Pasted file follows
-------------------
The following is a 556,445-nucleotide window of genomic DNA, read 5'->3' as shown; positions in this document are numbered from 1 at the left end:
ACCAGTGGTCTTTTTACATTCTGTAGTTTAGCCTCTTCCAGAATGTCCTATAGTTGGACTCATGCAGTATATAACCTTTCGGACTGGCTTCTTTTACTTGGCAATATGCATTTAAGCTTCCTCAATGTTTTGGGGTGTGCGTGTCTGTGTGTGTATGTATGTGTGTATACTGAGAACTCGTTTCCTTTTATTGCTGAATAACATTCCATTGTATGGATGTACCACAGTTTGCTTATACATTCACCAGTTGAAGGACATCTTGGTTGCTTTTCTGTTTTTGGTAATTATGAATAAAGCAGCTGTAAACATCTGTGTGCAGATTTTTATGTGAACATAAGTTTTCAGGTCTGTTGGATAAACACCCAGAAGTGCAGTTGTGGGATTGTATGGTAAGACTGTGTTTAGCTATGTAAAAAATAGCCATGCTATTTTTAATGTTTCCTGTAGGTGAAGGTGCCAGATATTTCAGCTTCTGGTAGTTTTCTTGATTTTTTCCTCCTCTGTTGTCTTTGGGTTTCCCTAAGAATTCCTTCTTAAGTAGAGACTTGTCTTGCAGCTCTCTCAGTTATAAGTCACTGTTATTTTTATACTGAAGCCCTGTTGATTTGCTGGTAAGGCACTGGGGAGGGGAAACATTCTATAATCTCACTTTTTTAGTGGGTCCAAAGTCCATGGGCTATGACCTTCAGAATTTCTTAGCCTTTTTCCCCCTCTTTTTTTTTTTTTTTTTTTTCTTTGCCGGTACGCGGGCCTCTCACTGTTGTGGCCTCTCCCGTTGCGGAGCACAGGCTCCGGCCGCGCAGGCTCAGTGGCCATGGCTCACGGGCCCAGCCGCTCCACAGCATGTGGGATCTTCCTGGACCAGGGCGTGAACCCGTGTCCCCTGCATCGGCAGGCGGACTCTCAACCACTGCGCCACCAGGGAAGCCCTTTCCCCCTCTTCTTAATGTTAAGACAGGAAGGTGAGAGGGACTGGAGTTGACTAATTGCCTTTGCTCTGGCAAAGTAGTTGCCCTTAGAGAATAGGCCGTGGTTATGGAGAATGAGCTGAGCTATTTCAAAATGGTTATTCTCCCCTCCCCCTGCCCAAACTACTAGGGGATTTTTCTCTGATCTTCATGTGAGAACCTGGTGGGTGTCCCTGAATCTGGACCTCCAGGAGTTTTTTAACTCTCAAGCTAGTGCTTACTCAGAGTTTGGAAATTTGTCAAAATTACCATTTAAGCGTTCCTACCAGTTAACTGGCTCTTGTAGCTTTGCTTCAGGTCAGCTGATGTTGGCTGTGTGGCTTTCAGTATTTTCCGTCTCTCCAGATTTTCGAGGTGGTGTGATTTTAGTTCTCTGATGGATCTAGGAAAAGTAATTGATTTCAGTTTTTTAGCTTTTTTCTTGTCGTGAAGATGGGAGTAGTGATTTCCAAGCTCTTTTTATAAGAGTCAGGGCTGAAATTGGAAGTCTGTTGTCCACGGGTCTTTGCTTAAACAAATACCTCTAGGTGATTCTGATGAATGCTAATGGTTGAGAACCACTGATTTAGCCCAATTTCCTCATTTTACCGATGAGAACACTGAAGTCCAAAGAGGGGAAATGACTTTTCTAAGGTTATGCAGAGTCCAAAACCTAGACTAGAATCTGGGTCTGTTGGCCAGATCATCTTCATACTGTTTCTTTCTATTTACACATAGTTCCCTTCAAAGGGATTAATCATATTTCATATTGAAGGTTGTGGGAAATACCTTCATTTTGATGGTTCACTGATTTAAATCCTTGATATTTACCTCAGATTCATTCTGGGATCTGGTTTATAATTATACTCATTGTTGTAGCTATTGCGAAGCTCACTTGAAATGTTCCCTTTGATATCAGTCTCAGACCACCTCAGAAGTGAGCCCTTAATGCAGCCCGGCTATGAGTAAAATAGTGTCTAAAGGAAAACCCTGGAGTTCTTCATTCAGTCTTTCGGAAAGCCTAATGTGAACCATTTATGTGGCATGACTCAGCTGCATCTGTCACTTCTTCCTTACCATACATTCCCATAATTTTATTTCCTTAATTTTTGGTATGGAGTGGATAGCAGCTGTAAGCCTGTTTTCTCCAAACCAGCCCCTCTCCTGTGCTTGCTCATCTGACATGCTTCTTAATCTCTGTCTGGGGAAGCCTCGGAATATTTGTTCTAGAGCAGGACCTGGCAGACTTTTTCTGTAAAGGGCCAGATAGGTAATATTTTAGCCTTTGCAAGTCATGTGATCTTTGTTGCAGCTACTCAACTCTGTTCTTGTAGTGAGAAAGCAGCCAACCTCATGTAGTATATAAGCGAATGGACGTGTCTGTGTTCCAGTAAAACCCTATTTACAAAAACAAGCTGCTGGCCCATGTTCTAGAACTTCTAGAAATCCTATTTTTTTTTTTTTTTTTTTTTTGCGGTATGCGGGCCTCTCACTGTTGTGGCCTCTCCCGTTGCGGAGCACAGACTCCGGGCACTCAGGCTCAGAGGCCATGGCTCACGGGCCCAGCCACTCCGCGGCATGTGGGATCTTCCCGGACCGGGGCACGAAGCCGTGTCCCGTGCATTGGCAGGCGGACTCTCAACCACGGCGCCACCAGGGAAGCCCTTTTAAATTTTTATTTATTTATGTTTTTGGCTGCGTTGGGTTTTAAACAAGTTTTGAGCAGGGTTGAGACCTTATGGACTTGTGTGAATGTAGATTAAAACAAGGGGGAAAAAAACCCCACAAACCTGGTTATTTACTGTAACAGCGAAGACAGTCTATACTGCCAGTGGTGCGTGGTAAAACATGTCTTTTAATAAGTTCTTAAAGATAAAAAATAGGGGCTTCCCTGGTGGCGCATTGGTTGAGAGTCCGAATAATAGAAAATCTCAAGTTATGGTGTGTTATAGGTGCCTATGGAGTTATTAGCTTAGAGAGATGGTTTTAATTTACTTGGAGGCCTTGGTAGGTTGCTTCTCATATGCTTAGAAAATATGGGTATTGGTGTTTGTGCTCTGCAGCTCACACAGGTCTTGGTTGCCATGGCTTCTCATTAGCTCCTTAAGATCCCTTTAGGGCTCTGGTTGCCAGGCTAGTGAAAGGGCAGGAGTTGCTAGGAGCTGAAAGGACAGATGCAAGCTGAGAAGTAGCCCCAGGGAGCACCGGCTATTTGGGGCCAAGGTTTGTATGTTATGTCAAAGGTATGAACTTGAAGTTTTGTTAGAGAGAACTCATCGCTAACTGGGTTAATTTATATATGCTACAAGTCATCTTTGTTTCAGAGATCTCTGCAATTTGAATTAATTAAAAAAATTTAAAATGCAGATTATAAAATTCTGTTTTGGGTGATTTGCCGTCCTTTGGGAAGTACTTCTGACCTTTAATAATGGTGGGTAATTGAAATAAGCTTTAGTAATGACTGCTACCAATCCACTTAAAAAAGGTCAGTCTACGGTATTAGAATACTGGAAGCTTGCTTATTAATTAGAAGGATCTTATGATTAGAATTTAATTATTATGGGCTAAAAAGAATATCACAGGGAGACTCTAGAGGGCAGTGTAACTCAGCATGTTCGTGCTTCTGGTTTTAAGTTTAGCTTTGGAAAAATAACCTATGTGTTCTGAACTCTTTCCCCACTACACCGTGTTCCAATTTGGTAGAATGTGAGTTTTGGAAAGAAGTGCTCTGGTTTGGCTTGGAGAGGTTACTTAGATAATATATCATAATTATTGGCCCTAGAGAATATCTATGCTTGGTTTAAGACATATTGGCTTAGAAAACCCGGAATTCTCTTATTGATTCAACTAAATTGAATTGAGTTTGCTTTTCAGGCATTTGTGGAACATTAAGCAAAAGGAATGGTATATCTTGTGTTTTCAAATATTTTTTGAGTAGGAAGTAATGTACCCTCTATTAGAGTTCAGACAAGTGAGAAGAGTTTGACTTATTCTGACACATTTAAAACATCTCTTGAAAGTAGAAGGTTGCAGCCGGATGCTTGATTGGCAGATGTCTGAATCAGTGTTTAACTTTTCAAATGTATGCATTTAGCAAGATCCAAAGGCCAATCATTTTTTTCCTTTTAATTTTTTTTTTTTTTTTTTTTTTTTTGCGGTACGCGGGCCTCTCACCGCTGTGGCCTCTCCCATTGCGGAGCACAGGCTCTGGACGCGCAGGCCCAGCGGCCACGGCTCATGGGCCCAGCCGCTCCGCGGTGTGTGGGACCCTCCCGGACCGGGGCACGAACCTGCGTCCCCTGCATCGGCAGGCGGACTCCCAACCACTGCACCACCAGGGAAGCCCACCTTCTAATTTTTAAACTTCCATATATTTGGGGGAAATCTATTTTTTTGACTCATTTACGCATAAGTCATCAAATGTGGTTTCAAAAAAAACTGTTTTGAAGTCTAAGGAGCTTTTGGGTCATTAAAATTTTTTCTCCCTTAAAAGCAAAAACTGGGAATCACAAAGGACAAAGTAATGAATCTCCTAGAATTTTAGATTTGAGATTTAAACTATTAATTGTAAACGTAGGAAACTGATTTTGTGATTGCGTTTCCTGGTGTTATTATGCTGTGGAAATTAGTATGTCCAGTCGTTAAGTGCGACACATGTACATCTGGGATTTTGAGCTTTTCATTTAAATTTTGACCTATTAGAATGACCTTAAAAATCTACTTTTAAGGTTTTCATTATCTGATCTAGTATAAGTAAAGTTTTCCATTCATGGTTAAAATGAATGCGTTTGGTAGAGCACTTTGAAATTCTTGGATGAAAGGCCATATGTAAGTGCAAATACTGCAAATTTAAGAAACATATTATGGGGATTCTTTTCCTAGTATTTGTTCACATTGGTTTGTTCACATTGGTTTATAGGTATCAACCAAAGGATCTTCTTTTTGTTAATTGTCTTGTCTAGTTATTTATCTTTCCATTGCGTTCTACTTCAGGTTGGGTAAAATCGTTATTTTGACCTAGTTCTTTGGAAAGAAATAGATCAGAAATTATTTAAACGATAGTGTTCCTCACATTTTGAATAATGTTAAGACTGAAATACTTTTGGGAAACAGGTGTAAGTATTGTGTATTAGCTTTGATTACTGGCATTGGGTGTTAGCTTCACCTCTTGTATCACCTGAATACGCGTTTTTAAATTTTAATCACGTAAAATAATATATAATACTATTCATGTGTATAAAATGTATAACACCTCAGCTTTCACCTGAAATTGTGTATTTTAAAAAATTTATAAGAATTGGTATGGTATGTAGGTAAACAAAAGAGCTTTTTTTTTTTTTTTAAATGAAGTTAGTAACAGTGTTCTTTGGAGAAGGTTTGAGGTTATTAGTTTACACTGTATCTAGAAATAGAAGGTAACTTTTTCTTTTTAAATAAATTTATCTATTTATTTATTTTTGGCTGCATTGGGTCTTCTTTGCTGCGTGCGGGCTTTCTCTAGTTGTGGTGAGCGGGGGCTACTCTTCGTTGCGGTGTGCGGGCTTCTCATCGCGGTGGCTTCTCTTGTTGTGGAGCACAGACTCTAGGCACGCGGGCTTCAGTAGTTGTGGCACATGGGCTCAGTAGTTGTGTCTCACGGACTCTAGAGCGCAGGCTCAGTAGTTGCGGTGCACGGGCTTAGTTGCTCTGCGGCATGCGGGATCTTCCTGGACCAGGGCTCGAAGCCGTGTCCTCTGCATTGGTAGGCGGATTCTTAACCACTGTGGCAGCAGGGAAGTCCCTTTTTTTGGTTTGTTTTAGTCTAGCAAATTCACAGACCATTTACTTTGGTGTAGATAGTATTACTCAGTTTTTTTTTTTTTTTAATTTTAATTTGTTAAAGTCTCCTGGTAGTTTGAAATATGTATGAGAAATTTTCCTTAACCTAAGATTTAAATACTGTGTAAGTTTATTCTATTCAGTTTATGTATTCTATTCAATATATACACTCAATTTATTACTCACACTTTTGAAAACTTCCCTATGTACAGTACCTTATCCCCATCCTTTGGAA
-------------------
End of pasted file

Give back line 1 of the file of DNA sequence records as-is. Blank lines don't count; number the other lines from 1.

The following is a 556,445-nucleotide window of genomic DNA, read 5'->3' as shown; positions in this document are numbered from 1 at the left end: